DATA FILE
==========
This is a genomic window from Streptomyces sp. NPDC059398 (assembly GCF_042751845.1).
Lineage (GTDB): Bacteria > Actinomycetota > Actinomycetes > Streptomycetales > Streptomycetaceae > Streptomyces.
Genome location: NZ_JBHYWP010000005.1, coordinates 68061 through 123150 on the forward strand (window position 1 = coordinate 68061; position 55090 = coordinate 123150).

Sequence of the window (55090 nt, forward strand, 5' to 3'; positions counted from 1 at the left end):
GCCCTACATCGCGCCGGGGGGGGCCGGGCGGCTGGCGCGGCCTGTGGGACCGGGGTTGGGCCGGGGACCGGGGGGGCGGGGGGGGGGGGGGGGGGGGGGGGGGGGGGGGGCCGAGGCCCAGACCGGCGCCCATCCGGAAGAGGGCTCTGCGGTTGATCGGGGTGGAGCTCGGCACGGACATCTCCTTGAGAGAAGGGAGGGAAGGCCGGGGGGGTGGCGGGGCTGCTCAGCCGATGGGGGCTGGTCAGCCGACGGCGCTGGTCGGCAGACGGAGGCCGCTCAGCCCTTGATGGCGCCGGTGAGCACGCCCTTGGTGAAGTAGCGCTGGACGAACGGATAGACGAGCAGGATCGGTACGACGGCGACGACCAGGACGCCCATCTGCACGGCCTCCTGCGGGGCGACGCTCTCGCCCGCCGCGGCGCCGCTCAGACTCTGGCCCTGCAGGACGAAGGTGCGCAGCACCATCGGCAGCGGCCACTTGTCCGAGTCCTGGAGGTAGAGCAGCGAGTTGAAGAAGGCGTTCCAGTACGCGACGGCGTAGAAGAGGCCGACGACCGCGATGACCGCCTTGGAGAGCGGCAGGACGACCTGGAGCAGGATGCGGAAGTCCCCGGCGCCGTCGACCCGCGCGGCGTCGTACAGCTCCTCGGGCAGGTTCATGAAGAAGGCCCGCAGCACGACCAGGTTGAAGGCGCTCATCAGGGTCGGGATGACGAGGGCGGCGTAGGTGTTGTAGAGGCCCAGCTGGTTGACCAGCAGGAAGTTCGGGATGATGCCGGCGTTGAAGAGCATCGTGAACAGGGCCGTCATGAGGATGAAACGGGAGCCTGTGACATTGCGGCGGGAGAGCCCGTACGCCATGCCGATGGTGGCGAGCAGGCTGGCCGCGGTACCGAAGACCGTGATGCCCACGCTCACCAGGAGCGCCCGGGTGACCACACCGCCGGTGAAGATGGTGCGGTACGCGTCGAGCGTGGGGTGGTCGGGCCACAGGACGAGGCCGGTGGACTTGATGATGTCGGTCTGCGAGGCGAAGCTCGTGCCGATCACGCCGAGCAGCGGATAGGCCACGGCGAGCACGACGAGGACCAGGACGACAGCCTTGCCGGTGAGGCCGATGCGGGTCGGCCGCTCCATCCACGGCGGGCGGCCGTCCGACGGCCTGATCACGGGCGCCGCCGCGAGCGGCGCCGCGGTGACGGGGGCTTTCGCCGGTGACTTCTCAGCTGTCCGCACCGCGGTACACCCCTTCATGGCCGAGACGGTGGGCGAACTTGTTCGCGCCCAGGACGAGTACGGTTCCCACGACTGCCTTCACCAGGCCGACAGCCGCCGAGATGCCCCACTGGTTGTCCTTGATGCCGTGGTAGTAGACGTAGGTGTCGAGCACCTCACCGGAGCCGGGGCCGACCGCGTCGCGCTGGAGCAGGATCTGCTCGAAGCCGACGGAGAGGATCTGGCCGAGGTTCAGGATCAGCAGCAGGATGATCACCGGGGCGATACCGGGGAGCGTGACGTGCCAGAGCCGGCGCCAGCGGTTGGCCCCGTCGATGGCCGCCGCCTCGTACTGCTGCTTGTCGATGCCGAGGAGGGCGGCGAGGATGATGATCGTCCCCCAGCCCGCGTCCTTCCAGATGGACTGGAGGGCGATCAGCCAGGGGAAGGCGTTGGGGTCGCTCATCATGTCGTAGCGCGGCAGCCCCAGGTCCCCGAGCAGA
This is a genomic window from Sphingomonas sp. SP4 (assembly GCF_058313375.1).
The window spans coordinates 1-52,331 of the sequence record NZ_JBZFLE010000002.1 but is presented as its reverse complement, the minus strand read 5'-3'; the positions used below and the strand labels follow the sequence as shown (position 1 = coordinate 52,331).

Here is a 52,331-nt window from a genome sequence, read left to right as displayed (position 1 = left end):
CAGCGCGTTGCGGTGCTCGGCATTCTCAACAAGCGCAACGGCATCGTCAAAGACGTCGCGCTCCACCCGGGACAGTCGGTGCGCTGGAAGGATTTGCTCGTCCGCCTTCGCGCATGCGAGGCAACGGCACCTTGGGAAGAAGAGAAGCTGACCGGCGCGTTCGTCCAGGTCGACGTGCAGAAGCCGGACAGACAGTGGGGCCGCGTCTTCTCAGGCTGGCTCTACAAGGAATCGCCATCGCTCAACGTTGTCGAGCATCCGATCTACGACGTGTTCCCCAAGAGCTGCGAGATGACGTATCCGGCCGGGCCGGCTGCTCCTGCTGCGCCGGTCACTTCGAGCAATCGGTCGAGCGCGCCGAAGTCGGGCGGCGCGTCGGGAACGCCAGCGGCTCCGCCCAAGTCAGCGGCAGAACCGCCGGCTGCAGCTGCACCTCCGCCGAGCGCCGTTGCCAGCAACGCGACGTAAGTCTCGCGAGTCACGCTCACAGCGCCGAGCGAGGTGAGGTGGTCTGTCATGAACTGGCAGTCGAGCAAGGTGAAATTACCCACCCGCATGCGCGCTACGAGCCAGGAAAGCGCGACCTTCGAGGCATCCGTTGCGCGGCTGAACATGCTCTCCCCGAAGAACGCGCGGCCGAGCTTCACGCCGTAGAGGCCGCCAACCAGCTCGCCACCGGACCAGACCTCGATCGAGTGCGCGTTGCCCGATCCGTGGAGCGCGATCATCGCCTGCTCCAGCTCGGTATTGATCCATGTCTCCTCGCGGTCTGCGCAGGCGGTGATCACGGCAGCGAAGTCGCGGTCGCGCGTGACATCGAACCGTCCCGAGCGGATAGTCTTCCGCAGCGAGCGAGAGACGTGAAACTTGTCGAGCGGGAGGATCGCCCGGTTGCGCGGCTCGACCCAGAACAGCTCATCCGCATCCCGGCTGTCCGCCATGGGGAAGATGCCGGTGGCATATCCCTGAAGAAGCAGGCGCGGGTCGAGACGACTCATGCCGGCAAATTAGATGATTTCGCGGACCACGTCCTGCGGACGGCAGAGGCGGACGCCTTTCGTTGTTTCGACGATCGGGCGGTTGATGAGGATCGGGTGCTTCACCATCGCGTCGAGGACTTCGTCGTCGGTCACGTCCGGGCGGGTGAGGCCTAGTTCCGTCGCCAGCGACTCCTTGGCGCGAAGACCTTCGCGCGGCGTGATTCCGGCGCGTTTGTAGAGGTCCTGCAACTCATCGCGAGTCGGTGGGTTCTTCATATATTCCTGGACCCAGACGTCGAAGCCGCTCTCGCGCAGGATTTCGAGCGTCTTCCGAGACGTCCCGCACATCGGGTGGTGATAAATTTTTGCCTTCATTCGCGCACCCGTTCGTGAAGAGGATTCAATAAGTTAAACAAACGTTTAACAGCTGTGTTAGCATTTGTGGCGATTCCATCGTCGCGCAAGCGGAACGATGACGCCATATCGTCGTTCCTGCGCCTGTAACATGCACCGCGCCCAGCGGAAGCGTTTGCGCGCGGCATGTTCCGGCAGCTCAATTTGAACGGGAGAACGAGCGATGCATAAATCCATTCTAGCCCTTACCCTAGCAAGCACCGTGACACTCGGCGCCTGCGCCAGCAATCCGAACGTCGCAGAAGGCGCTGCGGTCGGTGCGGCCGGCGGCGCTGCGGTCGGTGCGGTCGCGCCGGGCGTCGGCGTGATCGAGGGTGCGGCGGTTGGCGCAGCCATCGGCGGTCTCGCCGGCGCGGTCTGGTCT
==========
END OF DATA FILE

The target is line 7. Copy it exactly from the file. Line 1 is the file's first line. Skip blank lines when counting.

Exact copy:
The window spans coordinates 1-52,331 of the sequence record NZ_JBZFLE010000002.1 but is presented as its reverse complement, the minus strand read 5'-3'; the positions used below and the strand labels follow the sequence as shown (position 1 = coordinate 52,331).